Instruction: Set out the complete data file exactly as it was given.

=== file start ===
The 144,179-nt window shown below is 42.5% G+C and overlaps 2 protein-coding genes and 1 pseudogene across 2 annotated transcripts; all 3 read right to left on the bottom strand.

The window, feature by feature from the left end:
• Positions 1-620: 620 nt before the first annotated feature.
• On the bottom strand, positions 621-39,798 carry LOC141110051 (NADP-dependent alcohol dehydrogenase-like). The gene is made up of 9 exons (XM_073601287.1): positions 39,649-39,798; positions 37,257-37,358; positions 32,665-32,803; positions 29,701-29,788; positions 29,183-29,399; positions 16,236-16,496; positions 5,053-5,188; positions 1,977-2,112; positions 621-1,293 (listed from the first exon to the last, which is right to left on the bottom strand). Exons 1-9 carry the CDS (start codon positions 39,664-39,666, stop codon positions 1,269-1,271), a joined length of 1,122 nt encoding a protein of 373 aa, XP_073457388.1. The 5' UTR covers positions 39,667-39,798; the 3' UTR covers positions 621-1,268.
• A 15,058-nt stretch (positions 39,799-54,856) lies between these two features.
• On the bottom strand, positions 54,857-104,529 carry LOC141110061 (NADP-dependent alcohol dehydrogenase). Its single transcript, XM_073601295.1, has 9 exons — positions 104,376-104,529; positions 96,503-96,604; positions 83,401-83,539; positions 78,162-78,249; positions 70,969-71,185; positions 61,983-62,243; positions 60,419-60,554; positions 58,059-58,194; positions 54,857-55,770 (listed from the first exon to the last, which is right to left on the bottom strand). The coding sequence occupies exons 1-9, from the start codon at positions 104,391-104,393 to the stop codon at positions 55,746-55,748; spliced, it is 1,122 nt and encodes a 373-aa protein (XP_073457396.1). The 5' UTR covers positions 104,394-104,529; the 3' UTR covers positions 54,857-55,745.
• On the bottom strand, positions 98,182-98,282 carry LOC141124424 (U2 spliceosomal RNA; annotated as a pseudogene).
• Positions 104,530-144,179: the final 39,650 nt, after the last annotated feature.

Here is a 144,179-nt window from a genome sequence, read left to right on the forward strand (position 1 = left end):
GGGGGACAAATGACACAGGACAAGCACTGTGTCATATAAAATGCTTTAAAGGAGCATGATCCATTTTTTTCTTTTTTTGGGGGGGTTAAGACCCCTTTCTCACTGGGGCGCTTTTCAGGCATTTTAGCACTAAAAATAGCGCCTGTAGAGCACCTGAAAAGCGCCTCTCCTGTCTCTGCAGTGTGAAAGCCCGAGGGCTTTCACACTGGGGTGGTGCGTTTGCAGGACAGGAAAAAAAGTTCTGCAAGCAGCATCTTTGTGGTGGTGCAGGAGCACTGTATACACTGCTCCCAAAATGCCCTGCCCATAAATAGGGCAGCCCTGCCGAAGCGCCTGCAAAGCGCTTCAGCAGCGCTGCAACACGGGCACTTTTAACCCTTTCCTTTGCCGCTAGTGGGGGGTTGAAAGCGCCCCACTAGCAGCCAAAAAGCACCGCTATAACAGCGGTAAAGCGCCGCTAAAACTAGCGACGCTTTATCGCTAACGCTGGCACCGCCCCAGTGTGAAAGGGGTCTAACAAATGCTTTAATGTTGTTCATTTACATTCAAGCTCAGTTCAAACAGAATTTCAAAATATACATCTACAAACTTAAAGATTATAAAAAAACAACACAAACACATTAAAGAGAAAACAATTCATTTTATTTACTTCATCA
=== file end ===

The 144,179-nt window shown below is 42.5% G+C and overlaps 2 protein-coding genes and 1 pseudogene across 2 annotated transcripts; all 3 read right to left on the bottom strand.

The window, feature by feature from the left end:
• Positions 1-620: 620 nt before the first annotated feature.
• On the bottom strand, positions 621-39,798 carry LOC141110051 (NADP-dependent alcohol dehydrogenase-like). The gene is made up of 9 exons (XM_073601287.1): positions 39,649-39,798; positions 37,257-37,358; positions 32,665-32,803; positions 29,701-29,788; positions 29,183-29,399; positions 16,236-16,496; positions 5,053-5,188; positions 1,977-2,112; positions 621-1,293 (listed from the first exon to the last, which is right to left on the bottom strand). Exons 1-9 carry the CDS (start codon positions 39,664-39,666, stop codon positions 1,269-1,271), a joined length of 1,122 nt encoding a protein of 373 aa, XP_073457388.1. The 5' UTR covers positions 39,667-39,798; the 3' UTR covers positions 621-1,268.
• A 15,058-nt stretch (positions 39,799-54,856) lies between these two features.
• On the bottom strand, positions 54,857-104,529 carry LOC141110061 (NADP-dependent alcohol dehydrogenase). Its single transcript, XM_073601295.1, has 9 exons — positions 104,376-104,529; positions 96,503-96,604; positions 83,401-83,539; positions 78,162-78,249; positions 70,969-71,185; positions 61,983-62,243; positions 60,419-60,554; positions 58,059-58,194; positions 54,857-55,770 (listed from the first exon to the last, which is right to left on the bottom strand). The coding sequence occupies exons 1-9, from the start codon at positions 104,391-104,393 to the stop codon at positions 55,746-55,748; spliced, it is 1,122 nt and encodes a 373-aa protein (XP_073457396.1). The 5' UTR covers positions 104,394-104,529; the 3' UTR covers positions 54,857-55,745.
• On the bottom strand, positions 98,182-98,282 carry LOC141124424 (U2 spliceosomal RNA; annotated as a pseudogene).
• Positions 104,530-144,179: the final 39,650 nt, after the last annotated feature.

Here is a 144,179-nt window from a genome sequence, read left to right on the forward strand (position 1 = left end):
GGGGGACAAATGACACAGGACAAGCACTGTGTCATATAAAATGCTTTAAAGGAGCATGATCCATTTTTTTCTTTTTTTGGGGGGGTTAAGACCCCTTTCTCACTGGGGCGCTTTTCAGGCATTTTAGCACTAAAAATAGCGCCTGTAGAGCACCTGAAAAGCGCCTCTCCTGTCTCTGCAGTGTGAAAGCCCGAGGGCTTTCACACTGGGGTGGTGCGTTTGCAGGACAGGAAAAAAAGTTCTGCAAGCAGCATCTTTGTGGTGGTGCAGGAGCACTGTATACACTGCTCCCAAAATGCCCTGCCCATAAATAGGGCAGCCCTGCCGAAGCGCCTGCAAAGCGCTTCAGCAGCGCTGCAACACGGGCACTTTTAACCCTTTCCTTTGCCGCTAGTGGGGGGTTGAAAGCGCCCCACTAGCAGCCAAAAAGCACCGCTATAACAGCGGTAAAGCGCCGCTAAAACTAGCGACGCTTTATCGCTAACGCTGGCACCGCCCCAGTGTGAAAGGGGTCTAACAAATGCTTTAATGTTGTTCATTTACATTCAAGCTCAGTTCAAACAGAATTTCAAAATATACATCTACAAACTTAAAGATTATAAAAAAACAACACAAACACATTAAAGAGAAAACAATTCATTTTATTTACTTCATCA